Morocco is already the best-selling market for Ford in North Africa, but that doesn’t necessarily mean they are the company’s volume leader.  Ford’s operations over there have sold 3,400 vehicles from January to April this year, which is less than two days worth of F-150 truck sales in North America.

So why are we reporting on an expansion in a small market? Well, it’s just nice to share good news in a country that has quietly been part of the Ford family since it began importing Model Ts over a century ago.

Also, we can’t resist inserting Ford into a few Casablanca movie quips:

“Play it again C-MAX.”

“Here’s looking at you Kuga.”

“You better hurry. You’ll miss that sale.”

“I think this is the beginning of a beautiful Fusion ownership.”

“If that pickup leaves the lot and you didn’t buy it, you’ll regret it. Maybe not today, maybe not tomorrow, but soon because that Ranger will last you the rest of your life.”

Ok, that last one was a bit of a stretch (actually, maybe all of them were a bit to punny). But there is just too much fun to be had with an American making waves in Casablanca.  Besides, we’re taking this one a bit lightly considering Ford has an open target with Louis Renault.  His character is the movie’s corrupt police captain, but the car manufacturer that shares the name also happens to own Morocco’s largest car plant.

BMW latest tribute is the 3.0 CSL Hommage

BMW is proud of its history.  That’s why the twin-kidney grille is as iconic as its propeller badge, and its headquarters is shaped in a tribute to the four-cylinder motor that saved the company.  So it should be no surprise that they would re-create one of their most famous cars to show off at the Villa d’Este concours.

The BMW 3.0 CSL Hommage is European in spelling and appearance.  This concept design looks a bit ornate for a good reason.  The company needed to homologate a racer for the 1972 European Touring Car Championship season.  This resulted in a handful of road-going versions of the 3.0 CS coupe with thinner steel and an outrageous aerodynamic kit that helped the car earn its nickname as the Batmobile.  The 3.0CSL (“L” for lightweight) proved its wings could fly on the track, and the road and racing cars have been cherished ever since.

“Our Hommage cars not only demonstrate how proud we are of our heritage, but also how important the past can be in determining our future,” says Adrian van Hooydonk, Senior Vice President BMW Group Design.  “The BMW 3.0 CSL Hommage represents a nod to the engineering achievement exemplified by the BMW 3.0 CSL in its lightweight design and performance.”

The original 3.0 CSL car was about 440 lbs lighter than the standard production coupe.  BMW did that by not only thinning out the steel, but also they got creative with aluminum and Plexiglas.  This tribute concept didn’t have this same problem because it is a one-off build that can take advantage of modern materials, including carbon fiber that is stronger and lighter than any alloy from the 1970s.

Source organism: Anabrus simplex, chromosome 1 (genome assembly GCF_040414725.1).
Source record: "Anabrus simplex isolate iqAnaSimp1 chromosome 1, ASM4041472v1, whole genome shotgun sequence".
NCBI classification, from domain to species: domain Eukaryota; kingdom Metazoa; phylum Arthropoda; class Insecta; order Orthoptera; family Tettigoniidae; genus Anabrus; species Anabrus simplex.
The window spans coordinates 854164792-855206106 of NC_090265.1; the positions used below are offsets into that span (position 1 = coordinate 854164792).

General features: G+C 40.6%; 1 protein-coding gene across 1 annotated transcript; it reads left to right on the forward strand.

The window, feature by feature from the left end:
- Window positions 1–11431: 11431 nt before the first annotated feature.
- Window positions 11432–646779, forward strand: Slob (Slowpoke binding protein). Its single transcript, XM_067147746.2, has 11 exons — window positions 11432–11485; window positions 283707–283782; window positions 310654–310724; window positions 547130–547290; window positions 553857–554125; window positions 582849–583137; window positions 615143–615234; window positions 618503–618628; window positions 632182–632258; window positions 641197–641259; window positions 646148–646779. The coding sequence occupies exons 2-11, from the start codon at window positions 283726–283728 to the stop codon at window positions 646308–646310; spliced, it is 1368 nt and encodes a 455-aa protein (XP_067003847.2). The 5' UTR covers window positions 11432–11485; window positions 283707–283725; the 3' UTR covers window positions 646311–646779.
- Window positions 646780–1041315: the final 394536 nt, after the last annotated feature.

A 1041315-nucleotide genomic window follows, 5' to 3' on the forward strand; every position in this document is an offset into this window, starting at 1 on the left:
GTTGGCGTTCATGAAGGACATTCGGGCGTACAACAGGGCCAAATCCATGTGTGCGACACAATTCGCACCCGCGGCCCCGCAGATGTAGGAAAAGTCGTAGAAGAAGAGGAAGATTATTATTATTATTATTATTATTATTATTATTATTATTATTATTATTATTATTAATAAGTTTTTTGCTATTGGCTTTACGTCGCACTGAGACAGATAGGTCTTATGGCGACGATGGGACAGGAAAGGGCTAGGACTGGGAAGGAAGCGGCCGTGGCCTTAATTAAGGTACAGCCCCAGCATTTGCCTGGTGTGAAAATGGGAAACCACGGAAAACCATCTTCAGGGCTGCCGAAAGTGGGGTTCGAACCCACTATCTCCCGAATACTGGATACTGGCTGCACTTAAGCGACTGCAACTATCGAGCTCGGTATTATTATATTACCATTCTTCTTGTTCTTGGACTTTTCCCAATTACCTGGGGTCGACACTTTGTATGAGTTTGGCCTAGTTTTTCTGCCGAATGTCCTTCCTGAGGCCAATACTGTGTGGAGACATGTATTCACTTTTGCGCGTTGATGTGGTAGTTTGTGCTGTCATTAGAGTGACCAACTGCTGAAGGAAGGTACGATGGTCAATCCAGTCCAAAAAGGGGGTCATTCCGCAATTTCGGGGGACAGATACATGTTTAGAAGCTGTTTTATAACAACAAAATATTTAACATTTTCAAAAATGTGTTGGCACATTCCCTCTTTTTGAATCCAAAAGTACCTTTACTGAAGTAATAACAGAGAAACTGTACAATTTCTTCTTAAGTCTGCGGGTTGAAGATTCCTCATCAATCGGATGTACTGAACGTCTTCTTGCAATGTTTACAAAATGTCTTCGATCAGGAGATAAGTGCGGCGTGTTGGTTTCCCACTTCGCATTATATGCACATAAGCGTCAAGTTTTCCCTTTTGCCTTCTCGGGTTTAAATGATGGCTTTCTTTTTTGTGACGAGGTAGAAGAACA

BMW says that some of their Hommage coupe has subtle hints at the past. “We wanted people to sense the family resemblance rather than see it straight off,” Karim Habib, Head of BMW Design.

Still, there are plenty of obvious signs of this concept car’s inspiration.  The fender blades, double rear spoilers, and exaggerated Hofmeister kink are all directly borrowed from the original.  The extra wide fenders are from the racecars like the one that won its class at Le Mans in 1973.  Also, the grille that dives below the headlights is not from the CSL, but it does resemble the iconic design of its 2000 CS predecessor.

BMW says the interior is minimalist, but to enthusiasts of a certain age, it just screams Knight Rider. After all, the handgrip steering tiller is exceptionally cool, but anyone who has ever hit the racetrack knows the importance of having a full circle.  A lot of this is actually borrowed from the i8 hybrid supercar, but the driver’s deep center tunnel with a big red light still makes us want to see if KITT will respond.

While we know the technology under the hood is going to be more advanced than 1970s engineering or 1980s TV fantasy, BMW is not offering any hints at the 3.0 CSL Hommage’s real power.  We’ll put some bets down on a variant the 3.0-liter twin-turbo inline-six cylinder that powers the M3/M4.  That one would offer the right historical tribute while still keeping a forward-thinking Germanic attitude.

Will a new CSL make it into limited production? We don’t have a crystal ball; we just have high hopes.